Wednesday, 26 November 2014
I wonder if Charles Belfoure is the only architect to have ever written a novel in which the main protagonist is an architect? It sounds like a recipe for literary disaster, but to give Belfoure credit the outcome does have its merits. In Nazi occupied Paris architect Lucien Bernard is offered much needed money to design hiding places for Jews by a rich Jewish industrialist. Lucien is a reasonably well drawn character who initially has little sympathy for the Jews, but then undergoes a moral transformation. Although it is no great literary triumph The Paris Architect is an old fashioned pot-boiler that does produce some genuine narrative tension. However many of the German characters are one dimensional evil Nazis and there is an improbable feel good ending that you can’t help liking despite its cheesiness. Against the odds the novel draws you in and although Sacred Hearts (2009) was a much better written novel I enjoyed The Paris Architect much more, although some of my book club members would disagree. Read this one on the train, or propped up on your sick-bed when you can’t bear too much intellectual strain!
Monday, 10 November 2014
Annabel Smith is a Perth based author who has followed her two previous books, A New Map of the Universe (2005) and Whisky Charlie Foxtrot (2012) with The Ark, an edgy post apocalyptic novel set in the near future. The Ark is a radical departure for Smith; it is both available as a traditional print book and digitally as an ebook with the option to use an APP that allows the reader to interact and contribute to the world depicted in the book. In addition the novel experiments boldly with form and style. Clearly this is a novel with one eye set on the future.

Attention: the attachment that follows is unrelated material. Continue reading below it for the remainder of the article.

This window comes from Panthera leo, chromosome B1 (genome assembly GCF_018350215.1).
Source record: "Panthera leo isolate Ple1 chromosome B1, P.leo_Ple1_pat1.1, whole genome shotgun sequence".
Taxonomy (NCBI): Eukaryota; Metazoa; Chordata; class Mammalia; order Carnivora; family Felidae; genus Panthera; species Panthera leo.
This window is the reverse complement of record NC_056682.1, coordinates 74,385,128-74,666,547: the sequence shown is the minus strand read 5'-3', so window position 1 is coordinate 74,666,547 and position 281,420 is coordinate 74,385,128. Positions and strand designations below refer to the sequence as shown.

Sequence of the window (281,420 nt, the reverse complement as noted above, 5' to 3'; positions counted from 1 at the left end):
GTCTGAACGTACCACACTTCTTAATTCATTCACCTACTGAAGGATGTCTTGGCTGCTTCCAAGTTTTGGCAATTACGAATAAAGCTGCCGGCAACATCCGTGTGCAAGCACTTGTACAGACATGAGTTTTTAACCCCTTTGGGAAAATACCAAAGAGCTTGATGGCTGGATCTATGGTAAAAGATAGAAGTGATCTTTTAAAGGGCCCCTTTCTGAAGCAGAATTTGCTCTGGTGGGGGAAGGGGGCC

Sometimes experiments with narrative form can detract from the story, but fortunately with The Ark Smith has blended form and plot seamlessly. The novel is set in two parts, the first set in 2041 and the second in 2043. The ark itself is a state of the art seed bank in which a small group of biologists and their families have taken shelter from a world in the throws of a post peak oil chaos, leaving the natural environment ruined. The Ark could be a typical post-apocalyptic novel, but the fact that the narrative form predominantly consists of electronic media of the near future provides a new and engaging angle. The characters communicate with both the outside world and each other using various future mediums such as Gopher, Dailemail, parlez-vite vitality (like a chat room), and Articulate, which is a voice recognition technology.
The real strength of The Ark is the fact that Smith has created compelling characters whom are both complex and sympathetic, despite using few of the usual narrative techniques to build character. The dialogue is entirely electronic, complete with fonts and software frameworks used by the various mediums. There is no authorial voice and none of the traditional methods are used to give the reader an idea of the settings, with the only descriptions coming from what the characters are saying to each other. The narrative is completely carried by character perspective, with some sections dedicated to specific characters.
Smith has taken some great risks with The Ark, but thanks to quality writing and a strong plot she has succeeded admirably. Also intentionally or not The Ark says something deeply profound about humanity and the ending can be interpreted in a number of different ways. The Ark is an intriguing novel that offers something new in a market crowded with future dystopias and hopefully it will find the audience it deserves.
Annabel Smith’s website can be accessed here for more information about the novel, the APP and the world of The Ark.